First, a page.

By DANIEL SNEIDER
KNIGHT RIDDER NEWSPAPERS
For two weeks the front pages of Indian newspapers have been filled with the leading Hindu nationalist leader's visit to Pakistan and the political storm that ensued after he paid homage at the tomb of the founder of the Islamic republic.
Despite the tumult, the mere fact of the visit underscores the positive change in mood between India and Pakistan in recent months. For the United States, which is trying to pull off the delicate feat of improving relations simultaneously with both countries, signs of growing engagement between these two historic rivals can only be welcomed.
The controversy began when L.K. Advani, a former deputy prime minister who heads the Hindu nationalist Bharatiya Janata Party (BJP), became the first senior Indian leader to visit the mausoleum of Mohammad Ali Jinnah. The Pakistani founder has long been reviled by many Indiansas the architect of the bloody partition of British India into a Muslim Pakistan and a Hindu-majority India.
Advani wrote in the visitors' book, however, that Jinnah was a "rare individual" who had left "an erasable stamp on history," an inscription he very deliberately circulated to Indian media. In a speech, Advani described Jinnah as a "secular" leader -- not the architect of a division along religious lines. And he pointedly disavowed his role in inciting the 1992 destruction of a historic mosque that triggered waves of communal violence within India.
Advani's message was that it was time to forget the past and look forward. He even suggested subsequently that India and Pakistan could some day form a European style confederation.
Advani has said much of this before, but the setting made these remarks spectacular. His party, which long has espoused the view that India should never have been divided, was openly at odds with him. Leaders of the Hindu activist groups that form the base of the party denounced Advani as a "traitor." Advani resigned, but the party leadership asked him back, though they continue to disassociate themselves from his statements.
Advani obviously believes his political future depends on distancing himself from his Hindu nationalist roots and from a reputation as a hard-liner in that camp. He has read the political winds in India, and in South Asia, much better than most of his party colleagues.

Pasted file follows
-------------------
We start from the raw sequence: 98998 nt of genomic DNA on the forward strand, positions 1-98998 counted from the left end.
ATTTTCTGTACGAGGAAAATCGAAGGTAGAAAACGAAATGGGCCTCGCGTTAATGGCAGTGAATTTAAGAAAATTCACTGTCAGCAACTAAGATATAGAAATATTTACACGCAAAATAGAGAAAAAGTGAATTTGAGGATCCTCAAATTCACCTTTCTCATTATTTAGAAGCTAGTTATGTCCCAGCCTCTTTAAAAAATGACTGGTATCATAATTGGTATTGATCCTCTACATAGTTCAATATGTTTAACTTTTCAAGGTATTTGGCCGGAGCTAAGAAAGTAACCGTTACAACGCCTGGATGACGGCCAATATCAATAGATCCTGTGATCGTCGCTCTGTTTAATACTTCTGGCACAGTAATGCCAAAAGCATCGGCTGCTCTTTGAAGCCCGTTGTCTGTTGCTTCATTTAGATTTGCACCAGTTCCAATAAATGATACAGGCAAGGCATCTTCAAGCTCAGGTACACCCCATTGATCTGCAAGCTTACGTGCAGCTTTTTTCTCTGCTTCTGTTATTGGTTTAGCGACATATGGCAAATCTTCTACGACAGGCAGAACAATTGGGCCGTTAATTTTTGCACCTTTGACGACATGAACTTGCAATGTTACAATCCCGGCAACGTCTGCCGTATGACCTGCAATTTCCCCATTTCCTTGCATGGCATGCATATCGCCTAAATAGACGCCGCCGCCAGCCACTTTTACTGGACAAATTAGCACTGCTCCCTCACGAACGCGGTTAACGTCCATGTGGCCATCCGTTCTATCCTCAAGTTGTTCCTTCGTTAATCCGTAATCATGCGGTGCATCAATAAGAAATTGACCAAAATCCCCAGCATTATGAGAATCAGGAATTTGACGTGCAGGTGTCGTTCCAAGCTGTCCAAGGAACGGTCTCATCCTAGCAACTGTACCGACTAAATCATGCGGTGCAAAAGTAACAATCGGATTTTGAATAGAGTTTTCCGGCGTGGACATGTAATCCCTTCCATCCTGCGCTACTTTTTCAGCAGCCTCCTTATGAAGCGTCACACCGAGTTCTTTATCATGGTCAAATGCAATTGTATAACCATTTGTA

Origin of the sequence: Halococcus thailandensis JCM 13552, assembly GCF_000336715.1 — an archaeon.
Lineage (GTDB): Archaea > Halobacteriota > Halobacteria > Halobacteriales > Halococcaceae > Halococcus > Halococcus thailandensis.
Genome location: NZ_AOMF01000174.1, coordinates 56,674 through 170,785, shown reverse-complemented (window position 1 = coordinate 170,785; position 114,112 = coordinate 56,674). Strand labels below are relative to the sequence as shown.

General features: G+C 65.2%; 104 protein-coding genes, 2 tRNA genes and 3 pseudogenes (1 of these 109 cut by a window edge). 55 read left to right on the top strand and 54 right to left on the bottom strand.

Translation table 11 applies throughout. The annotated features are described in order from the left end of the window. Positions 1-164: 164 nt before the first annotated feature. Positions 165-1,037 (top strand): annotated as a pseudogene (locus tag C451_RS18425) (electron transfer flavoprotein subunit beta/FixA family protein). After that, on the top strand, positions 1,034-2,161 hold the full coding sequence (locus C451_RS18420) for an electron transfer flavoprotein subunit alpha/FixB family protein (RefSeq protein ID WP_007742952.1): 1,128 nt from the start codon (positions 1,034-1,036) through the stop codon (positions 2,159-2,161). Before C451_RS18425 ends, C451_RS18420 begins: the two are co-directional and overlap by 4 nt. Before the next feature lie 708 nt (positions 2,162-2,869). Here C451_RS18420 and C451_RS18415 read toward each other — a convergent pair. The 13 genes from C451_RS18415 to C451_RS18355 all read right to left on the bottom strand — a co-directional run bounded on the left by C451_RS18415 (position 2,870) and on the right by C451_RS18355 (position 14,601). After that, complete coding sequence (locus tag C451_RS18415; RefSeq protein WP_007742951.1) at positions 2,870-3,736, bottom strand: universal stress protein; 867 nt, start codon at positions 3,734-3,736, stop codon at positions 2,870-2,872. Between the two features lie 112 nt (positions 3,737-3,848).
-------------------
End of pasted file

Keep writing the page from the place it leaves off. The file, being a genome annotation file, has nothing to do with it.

From exchanges of visits to inauguration of bus service across the cease-fire line that divides the disputed territory of Kashmir, there is a palpable change in the atmosphere between India and Pakistan.
"People to people sentiment in both India and Pakistan strongly supports taking this process forward," observed R.K. Mishra, chairman of the Observer Research Foundation, a leading Indian think-tank. "It is not publicly risky any more to say Indo-Pakistan relations should improve," he told me in an interview from New Delhi.
The BJP-led government of former Prime Minister Atal Bihari Vajpayee wisely displayed moderation and leadership in improving relations with Pakistan after the two nuclear-armed nations came perilously close to war three years ago. But the BJP suffered a humiliating defeat last year at the hands of the more secularist Congress party, a vote that was in part a repudiation of the politics of Hindu chauvinism.
"Advani realized that unless he changed his image, he would not be able to be Prime Minister of this country," said Mishra.
Indian leaders, including the Congress-led government, know the current trend in India-Pakistan relations is not yet irreversible. So far there is much more rhetoric than reality -- particularly when it comes to Pakistan's willingness to control the flow of armed Islamic insurgents across the border into Kashmir.
Despite claims to have shut down the infrastructure of terrorism in Pakistan, including the support of Pakistan's army intelligence services for such activities, such activity has picked up recently, South Asian security expert Ashley Tellis told the U.S. Congress at hearings last week.
But that sense of caution should not diminish the lesson of the Advani affair -- that Indian political leaders across the board now feel compelled to support engagement with Pakistan. Hopefully that trend will spread across the border as well.
X Daniel Sneider is foreign affairs columnist for the San Jose Mercury News. Distributed by Knight Ridder/Tribune.